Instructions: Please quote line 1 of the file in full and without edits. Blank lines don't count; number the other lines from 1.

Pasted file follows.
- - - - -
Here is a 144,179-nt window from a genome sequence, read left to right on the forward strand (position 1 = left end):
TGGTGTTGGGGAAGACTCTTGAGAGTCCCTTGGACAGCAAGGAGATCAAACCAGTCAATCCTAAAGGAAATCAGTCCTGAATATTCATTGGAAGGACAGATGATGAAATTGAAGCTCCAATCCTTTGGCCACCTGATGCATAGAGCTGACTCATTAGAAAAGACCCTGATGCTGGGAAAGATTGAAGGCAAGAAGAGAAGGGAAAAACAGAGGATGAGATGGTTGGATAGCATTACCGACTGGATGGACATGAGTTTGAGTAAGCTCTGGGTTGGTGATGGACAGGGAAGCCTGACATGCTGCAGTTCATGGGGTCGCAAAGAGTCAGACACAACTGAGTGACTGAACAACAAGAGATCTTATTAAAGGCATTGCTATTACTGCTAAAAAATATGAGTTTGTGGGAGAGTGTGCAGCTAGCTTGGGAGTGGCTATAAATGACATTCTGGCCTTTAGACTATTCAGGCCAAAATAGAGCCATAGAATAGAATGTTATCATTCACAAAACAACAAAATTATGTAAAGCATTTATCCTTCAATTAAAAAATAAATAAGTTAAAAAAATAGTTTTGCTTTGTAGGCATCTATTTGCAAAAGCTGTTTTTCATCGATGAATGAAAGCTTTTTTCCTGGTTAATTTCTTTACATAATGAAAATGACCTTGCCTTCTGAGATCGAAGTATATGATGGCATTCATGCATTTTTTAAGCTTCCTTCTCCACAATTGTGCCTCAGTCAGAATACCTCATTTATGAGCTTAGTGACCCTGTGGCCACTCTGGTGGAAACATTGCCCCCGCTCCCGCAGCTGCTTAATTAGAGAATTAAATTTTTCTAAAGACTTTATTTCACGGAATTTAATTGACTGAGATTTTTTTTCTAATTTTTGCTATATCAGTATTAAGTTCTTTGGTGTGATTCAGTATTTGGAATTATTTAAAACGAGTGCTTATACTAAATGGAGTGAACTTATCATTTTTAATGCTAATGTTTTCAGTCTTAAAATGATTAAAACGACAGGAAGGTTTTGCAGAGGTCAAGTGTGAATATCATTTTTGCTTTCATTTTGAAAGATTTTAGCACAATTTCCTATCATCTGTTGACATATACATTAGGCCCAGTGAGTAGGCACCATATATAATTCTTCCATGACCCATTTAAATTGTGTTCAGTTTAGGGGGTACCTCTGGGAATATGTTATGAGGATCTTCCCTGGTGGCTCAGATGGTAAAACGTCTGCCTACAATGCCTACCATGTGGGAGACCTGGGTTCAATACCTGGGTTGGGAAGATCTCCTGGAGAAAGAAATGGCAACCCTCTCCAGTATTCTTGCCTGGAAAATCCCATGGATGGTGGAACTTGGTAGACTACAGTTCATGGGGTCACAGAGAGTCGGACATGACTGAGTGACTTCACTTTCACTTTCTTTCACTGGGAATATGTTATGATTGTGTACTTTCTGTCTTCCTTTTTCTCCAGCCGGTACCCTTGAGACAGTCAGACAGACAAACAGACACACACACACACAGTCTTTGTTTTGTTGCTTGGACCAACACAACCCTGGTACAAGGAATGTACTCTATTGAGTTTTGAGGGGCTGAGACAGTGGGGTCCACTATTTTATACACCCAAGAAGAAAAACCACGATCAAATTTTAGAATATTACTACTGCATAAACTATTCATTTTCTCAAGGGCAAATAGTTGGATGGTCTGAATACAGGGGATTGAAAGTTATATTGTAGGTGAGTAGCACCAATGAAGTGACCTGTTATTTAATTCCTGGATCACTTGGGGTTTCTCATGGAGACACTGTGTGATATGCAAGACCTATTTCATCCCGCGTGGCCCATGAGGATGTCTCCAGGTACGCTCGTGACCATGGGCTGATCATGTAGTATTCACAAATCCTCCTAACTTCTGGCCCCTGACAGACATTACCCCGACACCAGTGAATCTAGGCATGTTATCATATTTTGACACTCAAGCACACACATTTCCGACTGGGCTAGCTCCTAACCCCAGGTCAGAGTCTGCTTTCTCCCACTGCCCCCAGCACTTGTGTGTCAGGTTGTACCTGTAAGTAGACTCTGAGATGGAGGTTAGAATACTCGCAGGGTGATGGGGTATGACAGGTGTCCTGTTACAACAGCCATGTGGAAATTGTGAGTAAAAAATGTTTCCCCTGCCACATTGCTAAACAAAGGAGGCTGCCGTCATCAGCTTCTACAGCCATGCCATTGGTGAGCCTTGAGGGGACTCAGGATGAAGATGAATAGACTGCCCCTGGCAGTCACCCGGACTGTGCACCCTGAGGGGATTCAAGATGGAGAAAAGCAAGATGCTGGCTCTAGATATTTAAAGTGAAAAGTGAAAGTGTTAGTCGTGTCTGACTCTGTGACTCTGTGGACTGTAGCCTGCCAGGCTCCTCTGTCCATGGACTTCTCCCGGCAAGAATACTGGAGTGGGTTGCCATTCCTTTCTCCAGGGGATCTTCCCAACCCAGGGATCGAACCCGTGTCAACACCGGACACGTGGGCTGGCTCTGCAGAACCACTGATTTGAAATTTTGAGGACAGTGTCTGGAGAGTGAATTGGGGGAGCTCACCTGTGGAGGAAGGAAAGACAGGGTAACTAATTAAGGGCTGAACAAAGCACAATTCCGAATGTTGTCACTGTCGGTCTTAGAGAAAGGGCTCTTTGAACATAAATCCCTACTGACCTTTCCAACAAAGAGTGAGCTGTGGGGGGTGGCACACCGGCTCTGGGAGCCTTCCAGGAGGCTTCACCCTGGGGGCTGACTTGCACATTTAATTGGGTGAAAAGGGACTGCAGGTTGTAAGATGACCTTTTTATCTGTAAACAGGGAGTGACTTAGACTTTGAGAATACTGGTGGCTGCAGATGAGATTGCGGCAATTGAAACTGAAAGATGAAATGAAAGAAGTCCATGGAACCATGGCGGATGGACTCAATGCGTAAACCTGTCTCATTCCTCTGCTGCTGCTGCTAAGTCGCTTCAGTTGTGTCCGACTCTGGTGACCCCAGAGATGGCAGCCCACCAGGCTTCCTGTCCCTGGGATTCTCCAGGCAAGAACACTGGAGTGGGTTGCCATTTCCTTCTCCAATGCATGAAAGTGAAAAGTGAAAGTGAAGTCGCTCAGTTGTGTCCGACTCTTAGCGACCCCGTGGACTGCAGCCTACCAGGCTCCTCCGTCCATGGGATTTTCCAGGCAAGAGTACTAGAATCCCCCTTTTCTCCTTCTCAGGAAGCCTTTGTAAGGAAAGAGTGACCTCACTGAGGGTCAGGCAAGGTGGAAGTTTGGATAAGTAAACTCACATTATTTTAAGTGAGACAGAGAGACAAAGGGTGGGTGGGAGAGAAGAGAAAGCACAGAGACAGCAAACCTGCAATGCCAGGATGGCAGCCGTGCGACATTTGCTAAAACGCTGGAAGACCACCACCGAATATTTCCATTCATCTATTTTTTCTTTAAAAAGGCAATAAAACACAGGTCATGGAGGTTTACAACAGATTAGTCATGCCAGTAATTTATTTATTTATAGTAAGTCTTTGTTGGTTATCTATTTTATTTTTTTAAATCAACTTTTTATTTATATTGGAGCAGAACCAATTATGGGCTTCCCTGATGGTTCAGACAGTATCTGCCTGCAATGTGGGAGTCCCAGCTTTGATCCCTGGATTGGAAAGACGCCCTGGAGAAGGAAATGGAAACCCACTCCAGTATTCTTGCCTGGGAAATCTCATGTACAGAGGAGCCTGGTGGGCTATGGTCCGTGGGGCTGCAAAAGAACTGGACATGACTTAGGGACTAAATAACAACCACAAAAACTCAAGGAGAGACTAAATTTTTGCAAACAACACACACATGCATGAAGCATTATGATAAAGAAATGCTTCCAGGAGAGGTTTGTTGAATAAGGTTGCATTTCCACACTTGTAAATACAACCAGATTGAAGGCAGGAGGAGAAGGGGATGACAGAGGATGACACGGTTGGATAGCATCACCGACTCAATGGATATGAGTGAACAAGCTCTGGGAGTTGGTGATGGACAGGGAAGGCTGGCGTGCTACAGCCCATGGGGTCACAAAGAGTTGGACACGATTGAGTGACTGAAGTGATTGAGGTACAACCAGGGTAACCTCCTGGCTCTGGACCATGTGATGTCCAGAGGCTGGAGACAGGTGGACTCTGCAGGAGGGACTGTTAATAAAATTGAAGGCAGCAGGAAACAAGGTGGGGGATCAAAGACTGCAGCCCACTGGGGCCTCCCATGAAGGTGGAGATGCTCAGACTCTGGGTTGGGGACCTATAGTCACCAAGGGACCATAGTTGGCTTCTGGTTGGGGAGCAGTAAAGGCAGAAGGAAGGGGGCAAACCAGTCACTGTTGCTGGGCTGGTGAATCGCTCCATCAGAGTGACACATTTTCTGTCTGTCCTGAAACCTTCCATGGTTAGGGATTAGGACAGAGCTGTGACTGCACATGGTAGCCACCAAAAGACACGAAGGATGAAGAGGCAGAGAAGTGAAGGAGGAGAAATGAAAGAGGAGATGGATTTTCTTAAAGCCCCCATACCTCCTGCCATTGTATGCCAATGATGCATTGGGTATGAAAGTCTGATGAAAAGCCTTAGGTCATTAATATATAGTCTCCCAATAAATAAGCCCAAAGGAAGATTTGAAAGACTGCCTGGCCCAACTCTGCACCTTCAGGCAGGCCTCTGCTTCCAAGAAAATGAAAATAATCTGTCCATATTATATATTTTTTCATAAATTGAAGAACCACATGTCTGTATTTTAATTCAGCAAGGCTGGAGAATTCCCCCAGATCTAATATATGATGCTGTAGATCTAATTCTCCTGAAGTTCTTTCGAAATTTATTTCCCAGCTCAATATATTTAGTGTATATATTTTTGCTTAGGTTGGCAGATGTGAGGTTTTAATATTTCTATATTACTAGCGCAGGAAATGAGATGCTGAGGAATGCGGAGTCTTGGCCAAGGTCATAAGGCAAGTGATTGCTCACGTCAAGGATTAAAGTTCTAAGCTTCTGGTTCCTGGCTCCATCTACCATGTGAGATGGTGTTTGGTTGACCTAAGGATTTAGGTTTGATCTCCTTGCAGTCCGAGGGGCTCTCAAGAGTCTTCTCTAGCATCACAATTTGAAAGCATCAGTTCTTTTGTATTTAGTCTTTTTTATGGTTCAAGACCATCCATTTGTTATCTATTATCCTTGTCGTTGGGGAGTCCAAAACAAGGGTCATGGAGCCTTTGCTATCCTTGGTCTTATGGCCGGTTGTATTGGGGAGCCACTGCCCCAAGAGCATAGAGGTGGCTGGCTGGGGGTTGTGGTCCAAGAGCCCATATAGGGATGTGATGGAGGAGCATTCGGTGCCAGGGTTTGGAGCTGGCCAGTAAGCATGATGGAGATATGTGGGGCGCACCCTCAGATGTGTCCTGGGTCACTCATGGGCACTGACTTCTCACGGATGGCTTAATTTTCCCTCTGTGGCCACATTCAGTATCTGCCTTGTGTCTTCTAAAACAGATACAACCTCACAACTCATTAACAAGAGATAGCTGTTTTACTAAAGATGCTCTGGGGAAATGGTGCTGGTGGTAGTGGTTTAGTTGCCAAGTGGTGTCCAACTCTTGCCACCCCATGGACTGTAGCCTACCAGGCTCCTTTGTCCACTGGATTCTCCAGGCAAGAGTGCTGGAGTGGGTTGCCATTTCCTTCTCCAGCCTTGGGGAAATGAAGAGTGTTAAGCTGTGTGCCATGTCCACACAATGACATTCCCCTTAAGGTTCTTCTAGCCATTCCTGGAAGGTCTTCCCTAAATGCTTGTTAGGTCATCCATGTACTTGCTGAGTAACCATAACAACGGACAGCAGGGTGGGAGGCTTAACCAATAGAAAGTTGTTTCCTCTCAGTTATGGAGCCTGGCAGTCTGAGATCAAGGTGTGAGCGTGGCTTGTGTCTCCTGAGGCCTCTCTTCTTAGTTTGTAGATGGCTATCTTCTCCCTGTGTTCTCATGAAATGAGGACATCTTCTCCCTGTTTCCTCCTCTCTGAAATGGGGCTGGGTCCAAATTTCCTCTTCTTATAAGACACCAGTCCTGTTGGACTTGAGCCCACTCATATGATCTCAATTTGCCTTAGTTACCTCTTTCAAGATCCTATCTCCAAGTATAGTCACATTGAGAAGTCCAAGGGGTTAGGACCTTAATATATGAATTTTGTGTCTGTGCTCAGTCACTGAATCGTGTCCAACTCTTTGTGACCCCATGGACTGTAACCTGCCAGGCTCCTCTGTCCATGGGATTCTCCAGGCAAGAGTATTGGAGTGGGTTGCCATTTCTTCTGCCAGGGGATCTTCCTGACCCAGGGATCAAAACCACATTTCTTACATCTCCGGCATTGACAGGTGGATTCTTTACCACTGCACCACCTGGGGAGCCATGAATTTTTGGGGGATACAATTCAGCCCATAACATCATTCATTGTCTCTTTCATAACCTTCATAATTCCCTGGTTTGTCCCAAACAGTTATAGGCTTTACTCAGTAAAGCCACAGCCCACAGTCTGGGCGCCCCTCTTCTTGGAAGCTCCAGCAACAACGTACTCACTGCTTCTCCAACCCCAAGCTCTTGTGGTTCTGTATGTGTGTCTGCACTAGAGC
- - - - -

Here is a 144,179-nt window from a genome sequence, read left to right on the forward strand (position 1 = left end):